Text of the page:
For weeks, all we've been saying is: “You wait. They'll have a potential game-winning drive, and Harrison is going to get a strip sack to win it for New England.”

We simply assumed the hypothetical quarterback in question getting stripped would be Ben Roethlisberger and not Bortles.

Even the officials joined the fun of kicking Pittsburgh as it was down. On one hand, the Jacksonville secondary finally got flagged for a few pass interference calls. Yet, the unfortunate residue of those calls helped the Patriots. In one case, a big pass interference flag led directly to a touchdown at the end of the second quarter.

Then there was a potentially overturned fumble by Dion Lewis that was actually upheld against the Patriots by the replay gurus.

Hey, maybe New England doesn't get all the breaks from the zebras, huh? Then we saw the box score as New England drew 98 yards in penalties to Jacksonville's 10.

The whole game was nothing but painful irony dipped in petty jealousy with a side order of emotional conflict.

Perhaps the better approach for me or any other fan watching would've been this: Don't view it with the attempt to make you feel better about your own team based on the outcome of two rivals.

Don't try to spin the narrative to make yourself feel better about how the season ended based on the result itself.

New England is still the conference king. That stinks. But it's true.

Jacksonville didn't fluke its way past an overconfident Steelers team. The Jags are flat out better.

The Steelers are third best in the AFC. That's it. No better, no worse. We have to deal with that reality as 2018 approaches.

At least after the Pats' victory, we could then flip on the Eagles game and see those jerks across the state in Philadelphia lose big to Minnes …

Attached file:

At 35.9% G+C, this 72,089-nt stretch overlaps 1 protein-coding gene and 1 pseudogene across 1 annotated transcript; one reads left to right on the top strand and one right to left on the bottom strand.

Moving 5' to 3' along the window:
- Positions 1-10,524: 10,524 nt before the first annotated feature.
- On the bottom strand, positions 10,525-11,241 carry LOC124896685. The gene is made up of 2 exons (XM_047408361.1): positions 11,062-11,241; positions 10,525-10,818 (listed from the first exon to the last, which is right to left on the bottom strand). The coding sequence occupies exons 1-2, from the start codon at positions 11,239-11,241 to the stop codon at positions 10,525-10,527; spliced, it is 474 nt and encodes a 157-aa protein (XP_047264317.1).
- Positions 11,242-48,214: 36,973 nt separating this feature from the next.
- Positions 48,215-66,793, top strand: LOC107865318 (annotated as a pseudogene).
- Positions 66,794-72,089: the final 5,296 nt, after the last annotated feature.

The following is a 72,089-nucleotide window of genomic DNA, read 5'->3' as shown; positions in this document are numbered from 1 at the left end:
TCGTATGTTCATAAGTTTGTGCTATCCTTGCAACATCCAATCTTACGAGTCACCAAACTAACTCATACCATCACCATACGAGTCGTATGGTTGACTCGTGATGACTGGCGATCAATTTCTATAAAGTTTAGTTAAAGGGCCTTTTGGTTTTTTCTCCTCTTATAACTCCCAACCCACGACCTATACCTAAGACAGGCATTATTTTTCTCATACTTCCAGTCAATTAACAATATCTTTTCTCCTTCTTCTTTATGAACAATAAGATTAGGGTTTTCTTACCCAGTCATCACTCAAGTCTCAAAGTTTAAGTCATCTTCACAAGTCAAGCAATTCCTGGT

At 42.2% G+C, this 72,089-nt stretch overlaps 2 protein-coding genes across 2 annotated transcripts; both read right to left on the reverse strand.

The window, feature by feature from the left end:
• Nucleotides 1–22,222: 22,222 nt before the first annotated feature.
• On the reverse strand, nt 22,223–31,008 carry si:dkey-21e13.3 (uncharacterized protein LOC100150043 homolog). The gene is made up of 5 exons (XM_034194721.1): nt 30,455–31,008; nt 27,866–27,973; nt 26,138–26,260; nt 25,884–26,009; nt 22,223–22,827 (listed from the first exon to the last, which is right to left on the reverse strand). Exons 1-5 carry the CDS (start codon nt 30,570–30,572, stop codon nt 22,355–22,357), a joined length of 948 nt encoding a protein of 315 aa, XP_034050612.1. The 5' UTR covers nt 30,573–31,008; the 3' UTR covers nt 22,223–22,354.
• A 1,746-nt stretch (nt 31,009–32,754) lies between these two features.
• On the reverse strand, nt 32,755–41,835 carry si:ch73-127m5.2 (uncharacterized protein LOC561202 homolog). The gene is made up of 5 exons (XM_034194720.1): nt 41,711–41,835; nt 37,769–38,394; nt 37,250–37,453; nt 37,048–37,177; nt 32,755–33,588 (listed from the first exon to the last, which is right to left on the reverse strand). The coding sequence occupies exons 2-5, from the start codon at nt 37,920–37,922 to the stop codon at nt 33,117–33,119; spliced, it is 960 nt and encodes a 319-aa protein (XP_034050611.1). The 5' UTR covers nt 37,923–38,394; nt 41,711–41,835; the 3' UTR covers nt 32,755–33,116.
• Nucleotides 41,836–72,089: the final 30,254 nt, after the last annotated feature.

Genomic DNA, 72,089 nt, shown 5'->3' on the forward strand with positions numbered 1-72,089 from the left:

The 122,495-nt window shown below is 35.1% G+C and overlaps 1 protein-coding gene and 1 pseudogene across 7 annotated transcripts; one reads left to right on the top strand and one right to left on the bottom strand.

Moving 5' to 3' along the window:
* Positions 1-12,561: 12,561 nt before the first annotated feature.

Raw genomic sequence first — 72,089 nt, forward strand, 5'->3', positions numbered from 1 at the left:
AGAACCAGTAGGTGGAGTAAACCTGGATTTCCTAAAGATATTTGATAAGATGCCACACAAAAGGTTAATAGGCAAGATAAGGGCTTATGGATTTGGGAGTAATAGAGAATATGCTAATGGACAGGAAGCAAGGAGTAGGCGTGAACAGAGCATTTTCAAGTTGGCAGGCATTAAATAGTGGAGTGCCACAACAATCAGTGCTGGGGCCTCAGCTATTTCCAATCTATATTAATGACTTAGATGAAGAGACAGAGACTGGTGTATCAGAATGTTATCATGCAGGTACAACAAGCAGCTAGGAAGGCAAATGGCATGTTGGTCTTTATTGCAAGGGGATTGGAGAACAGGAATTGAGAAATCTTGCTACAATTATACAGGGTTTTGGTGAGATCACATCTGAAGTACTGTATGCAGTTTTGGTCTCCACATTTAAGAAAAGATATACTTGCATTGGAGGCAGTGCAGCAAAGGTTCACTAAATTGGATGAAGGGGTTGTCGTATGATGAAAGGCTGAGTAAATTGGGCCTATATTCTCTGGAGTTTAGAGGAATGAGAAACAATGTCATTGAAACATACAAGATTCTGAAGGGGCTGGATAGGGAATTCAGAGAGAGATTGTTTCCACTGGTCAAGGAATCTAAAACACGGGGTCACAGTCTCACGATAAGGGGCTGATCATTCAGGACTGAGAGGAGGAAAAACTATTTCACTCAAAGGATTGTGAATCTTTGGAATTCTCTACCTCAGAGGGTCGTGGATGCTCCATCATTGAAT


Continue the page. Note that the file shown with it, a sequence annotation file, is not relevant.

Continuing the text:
Never mind.

Tim Benz hosts the Steelers pregame show on WDVE and ESPN Pittsburgh. He is a regular host/contributor on KDKA-TV and 105.9 FM.

Patriots quarterback Tom Brady and coach Bill Belichick celebrate after winning the AFC championship game against the Jaguars on Sunday, Jan. 21, 2018, in Foxborough, Mass.
Getty Images
Patriots quarterback Tom Brady and coach Bill Belichick celebrate after winning the AFC championship game against the Jaguars on Sunday, Jan. 21, 2018, in Foxborough, Mass.
Tom Brady of the New England Patriots reacts after winning the AFC Championship Game against the Jacksonville Jaguars at Gillette Stadium on January 21, 2018 in Foxborough, Massachusetts.  (Photo by Maddie Meyer/Getty Images)
Getty Images
Tom Brady of the New England Patriots reacts after winning the AFC Championship Game against the Jacksonville Jaguars at Gillette Stadium on January 21, 2018 in Foxborough, Massachusetts. (Photo by Maddie Meyer/Getty Images)
James Harrison of the New England Patriots reacts after the AFC Championship Game against the Jacksonville Jaguars at Gillette Stadium on January 21, 2018 in Foxborough, Mass.